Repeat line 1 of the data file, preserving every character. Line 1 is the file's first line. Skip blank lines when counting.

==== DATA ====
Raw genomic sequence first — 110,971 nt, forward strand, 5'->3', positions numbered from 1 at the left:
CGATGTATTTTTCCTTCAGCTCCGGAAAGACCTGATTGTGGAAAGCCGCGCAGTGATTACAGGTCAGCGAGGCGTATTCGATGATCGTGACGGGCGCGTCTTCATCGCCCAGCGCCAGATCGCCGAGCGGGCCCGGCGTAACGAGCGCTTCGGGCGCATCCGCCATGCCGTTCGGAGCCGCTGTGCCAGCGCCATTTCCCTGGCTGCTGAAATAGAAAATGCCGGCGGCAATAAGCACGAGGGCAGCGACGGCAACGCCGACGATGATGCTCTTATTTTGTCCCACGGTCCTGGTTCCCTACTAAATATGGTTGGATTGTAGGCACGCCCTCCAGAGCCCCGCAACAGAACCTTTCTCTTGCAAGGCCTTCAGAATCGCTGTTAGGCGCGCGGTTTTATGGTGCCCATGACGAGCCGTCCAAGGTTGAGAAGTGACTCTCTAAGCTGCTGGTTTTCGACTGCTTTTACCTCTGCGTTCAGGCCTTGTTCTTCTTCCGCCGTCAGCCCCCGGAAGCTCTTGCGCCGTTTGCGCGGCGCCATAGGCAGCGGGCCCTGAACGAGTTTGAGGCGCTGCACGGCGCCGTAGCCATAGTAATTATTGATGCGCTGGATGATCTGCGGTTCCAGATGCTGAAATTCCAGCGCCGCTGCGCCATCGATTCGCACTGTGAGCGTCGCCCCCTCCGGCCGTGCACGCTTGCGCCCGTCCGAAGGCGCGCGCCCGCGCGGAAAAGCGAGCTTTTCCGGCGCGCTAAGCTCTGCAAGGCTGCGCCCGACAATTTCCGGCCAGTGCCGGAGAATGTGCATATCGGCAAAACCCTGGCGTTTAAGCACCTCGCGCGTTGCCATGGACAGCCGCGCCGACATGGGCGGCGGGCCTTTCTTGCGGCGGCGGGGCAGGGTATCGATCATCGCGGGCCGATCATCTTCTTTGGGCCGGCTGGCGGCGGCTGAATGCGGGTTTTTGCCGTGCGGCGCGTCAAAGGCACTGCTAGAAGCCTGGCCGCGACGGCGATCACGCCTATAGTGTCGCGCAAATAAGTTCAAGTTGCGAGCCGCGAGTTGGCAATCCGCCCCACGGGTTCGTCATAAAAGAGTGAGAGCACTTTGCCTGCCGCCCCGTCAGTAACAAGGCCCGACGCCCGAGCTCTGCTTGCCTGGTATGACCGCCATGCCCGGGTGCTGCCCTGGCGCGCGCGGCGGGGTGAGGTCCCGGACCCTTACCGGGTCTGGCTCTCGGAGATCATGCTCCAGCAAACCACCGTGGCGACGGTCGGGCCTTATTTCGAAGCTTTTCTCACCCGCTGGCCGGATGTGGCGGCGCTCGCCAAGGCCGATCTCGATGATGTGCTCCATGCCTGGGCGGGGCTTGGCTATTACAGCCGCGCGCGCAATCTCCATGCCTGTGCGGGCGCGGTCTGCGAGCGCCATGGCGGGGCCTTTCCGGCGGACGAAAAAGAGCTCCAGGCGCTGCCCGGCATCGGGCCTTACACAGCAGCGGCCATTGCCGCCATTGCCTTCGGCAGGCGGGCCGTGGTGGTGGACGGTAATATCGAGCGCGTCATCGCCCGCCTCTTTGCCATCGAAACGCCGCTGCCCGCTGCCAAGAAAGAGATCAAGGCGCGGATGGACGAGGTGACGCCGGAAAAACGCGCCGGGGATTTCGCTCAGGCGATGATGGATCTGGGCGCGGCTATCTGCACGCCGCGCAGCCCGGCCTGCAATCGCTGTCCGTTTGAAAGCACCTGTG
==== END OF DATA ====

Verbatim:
Raw genomic sequence first — 110,971 nt, forward strand, 5'->3', positions numbered from 1 at the left: